Erythritol and Heart Risk? A Classic Case of Mistaken Identity!

Erythritol is a sugar alcohol commonly used as a low-calorie sweetener. It’s naturally found in fruits and fermented foods. But the latest research shows it could increase stroke risk. Is erythritol really trying to kill you or is this just another health scare?

Erythritol is technically a sugar alcohol (like sorbitol) commonly used as a low-calorie sweetener. It’s naturally found in fruits and fermented foods. As a low-calorie sweetener, erythritol has gained increasing popularity in recent years due to its ability to provide sweetness without calories and other negative health effects. However, recent studies have linked erythritol consumption to an increased risk of heart attacks and strokes. This is potentially a huge concern for people who use it regularly.

A stroke is a medical emergency that occurs when blood flow to the brain is interrupted or reduced. This can be caused by a blockage or rupture of a blood vessel in the brain. A stroke can cause severe brain damage or death, and prompt medical attention is essential.

Erythritol and Heart Risk? A Classic Case of Mistaken Identity!

The exact mechanism by which erythritol increases stroke risk is unclear. However, some researchers believe that it may be related to the way erythritol is metabolised in the body. Erythritol is absorbed in the small intestine and transported to the liver where it’s converted into glucose and released into the bloodstream. This process may lead to an increase in blood glucose levels, which can contribute to stroke development.

In a recent study published by Nature Medicine, a strong correlation between erythritol and stroke risk was seen. The study included 1157 people who were on ongoing cardiovascular risk assessment and had elevated erythritol levels. The study notes “At physiological levels, erythritol enhances platelet reactivity in vitro and thrombosis formation in vivo” which translates to your blood is more likely to clot! As a result, these individuals would be at higher risk of strokes and heart attacks. Not good!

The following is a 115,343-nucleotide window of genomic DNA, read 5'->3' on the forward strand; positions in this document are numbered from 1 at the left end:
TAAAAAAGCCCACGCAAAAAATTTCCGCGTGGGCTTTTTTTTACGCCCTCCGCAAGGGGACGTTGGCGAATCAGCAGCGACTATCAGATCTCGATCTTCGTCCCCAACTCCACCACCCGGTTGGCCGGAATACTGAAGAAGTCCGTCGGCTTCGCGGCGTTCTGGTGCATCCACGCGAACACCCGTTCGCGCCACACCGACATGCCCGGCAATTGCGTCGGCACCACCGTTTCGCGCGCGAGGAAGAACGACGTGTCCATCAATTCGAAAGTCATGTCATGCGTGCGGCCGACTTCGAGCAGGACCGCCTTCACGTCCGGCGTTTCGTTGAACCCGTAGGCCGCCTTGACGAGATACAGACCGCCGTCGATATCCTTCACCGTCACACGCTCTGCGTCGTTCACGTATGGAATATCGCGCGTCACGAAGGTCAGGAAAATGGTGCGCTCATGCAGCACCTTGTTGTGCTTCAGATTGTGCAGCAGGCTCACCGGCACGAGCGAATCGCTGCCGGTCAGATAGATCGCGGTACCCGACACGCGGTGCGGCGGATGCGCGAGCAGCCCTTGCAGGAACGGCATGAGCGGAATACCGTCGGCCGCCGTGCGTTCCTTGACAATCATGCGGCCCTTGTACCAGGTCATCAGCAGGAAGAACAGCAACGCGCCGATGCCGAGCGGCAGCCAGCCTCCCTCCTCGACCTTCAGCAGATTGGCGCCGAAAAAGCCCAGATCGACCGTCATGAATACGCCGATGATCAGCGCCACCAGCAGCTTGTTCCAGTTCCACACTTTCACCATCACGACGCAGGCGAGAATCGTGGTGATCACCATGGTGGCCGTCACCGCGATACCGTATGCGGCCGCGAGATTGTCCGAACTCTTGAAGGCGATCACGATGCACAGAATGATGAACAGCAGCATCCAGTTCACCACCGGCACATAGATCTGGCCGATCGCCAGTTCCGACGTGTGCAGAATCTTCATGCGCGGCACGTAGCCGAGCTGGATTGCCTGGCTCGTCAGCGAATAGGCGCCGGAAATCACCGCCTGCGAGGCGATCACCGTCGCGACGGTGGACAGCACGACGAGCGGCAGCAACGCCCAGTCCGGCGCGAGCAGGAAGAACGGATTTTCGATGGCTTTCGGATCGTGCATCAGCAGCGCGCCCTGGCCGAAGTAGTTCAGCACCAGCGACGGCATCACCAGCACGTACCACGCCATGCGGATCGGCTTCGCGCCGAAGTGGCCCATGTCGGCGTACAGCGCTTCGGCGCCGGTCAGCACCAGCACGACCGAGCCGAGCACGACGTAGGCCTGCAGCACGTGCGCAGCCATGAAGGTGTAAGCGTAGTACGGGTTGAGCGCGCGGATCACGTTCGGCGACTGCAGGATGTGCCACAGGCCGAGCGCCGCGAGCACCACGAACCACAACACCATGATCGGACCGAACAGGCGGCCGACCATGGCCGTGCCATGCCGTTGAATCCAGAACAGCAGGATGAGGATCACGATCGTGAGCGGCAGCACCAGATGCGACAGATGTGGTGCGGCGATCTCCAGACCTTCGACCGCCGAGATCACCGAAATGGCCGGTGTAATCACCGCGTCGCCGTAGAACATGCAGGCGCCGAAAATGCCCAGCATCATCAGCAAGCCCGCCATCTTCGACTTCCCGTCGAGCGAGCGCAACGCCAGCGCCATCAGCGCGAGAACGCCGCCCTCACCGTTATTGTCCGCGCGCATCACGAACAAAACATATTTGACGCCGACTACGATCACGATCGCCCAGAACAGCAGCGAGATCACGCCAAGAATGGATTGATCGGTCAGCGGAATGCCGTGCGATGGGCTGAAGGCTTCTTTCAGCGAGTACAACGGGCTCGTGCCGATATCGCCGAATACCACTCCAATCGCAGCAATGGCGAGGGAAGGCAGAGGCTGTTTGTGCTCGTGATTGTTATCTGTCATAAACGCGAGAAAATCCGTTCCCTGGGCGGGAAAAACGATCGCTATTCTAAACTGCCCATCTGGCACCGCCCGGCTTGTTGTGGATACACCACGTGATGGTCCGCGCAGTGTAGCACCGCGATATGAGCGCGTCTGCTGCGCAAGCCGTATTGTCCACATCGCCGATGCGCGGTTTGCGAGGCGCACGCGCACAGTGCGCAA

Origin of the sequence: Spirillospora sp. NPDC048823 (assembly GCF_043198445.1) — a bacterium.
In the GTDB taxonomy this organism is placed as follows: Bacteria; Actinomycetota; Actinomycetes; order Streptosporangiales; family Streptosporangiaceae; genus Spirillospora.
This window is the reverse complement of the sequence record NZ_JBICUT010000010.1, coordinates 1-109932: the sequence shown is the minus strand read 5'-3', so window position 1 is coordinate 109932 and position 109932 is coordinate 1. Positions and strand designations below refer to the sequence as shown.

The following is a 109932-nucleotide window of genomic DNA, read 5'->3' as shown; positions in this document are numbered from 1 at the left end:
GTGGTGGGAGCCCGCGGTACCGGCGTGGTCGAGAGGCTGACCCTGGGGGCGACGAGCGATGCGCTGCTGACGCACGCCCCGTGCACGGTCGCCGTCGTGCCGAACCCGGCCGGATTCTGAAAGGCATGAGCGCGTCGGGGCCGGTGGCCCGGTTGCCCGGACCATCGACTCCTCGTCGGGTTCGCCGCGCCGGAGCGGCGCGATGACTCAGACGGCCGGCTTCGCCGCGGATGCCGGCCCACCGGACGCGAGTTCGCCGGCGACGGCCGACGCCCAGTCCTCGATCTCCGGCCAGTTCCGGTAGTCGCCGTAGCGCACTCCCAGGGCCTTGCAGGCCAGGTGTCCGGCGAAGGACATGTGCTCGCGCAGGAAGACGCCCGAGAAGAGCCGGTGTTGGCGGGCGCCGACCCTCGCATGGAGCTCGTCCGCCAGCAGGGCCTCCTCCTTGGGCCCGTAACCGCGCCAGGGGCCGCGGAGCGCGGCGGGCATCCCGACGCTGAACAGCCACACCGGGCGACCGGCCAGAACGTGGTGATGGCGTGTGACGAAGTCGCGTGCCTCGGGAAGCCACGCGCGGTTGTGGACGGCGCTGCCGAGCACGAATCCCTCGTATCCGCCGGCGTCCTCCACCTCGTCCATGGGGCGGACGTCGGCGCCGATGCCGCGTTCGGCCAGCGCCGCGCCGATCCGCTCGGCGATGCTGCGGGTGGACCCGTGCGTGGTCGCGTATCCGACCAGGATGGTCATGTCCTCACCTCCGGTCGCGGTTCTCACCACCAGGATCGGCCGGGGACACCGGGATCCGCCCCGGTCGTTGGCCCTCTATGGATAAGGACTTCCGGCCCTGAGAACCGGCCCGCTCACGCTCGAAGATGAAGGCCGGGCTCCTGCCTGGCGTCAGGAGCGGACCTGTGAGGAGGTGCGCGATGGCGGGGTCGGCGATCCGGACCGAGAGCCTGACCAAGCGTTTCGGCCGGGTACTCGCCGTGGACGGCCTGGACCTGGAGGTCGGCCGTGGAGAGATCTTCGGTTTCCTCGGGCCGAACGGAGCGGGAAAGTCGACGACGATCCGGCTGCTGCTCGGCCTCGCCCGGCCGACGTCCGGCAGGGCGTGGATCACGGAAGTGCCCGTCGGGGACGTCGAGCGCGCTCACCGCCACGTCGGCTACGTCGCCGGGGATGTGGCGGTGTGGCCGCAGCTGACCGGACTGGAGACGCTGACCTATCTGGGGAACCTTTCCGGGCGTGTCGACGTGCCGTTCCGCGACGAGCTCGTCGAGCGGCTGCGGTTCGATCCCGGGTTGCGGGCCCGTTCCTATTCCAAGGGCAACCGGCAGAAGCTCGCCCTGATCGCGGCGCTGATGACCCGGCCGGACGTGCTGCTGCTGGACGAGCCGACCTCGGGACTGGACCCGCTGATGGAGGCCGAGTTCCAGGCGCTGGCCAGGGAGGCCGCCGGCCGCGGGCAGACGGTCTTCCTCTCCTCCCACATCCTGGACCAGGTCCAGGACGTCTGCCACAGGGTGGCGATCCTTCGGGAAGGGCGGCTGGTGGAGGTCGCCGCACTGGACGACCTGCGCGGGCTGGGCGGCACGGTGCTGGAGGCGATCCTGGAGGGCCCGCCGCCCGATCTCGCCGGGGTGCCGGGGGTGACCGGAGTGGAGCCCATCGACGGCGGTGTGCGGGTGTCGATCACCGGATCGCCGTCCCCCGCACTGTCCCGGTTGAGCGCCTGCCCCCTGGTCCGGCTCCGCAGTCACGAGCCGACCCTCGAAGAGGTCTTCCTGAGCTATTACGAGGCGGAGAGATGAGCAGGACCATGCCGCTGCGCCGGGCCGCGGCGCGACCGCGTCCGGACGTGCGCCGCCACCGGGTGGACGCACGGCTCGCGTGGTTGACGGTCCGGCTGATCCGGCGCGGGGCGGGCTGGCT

The study was then conducted on various people (2,149 participants in the U.S. and 833 in Europe) who also had ongoing cardiovascular risk assessment using fasting plasma samples. Researchers found a high correlation between erythritol and strokes as well as a correlation of erythritol induced platelet activity meaning an increased amount of blood clotting. There was no note of erythritol levels after one day.

However, it should be noted that this study and results were based on groups with different age groups. With the American participants having an average age of 62 and the European participants having an average age of 72, the question to be asked is – was it the erythritol or the low metabolic health of the elderly participants that explains the spike?

The study then gives eight healthy participants an erythritol-containing drink. As a result, a large spike in their blood erythritol levels was seen within 30 minutes and continued for over 24 hours.

Another study published in the British Medical Journal also researched the link between sweeteners and stroke risk. It included 100,000 people from France aged around 42 to record their diet over a 3-day period every six months. They were then followed up after nine years to record the risk. They found that there was a 9% increase in heart attacks and strokes in those who ate sweeteners regularly.

So on the face of it we have a number of different studies showing that erythritol increases clotting risks and heart disease. A reasonable dose can result in high blood levels of erythritol for more than 24 hours. It all looks pretty “slam-dunk guilty as charged”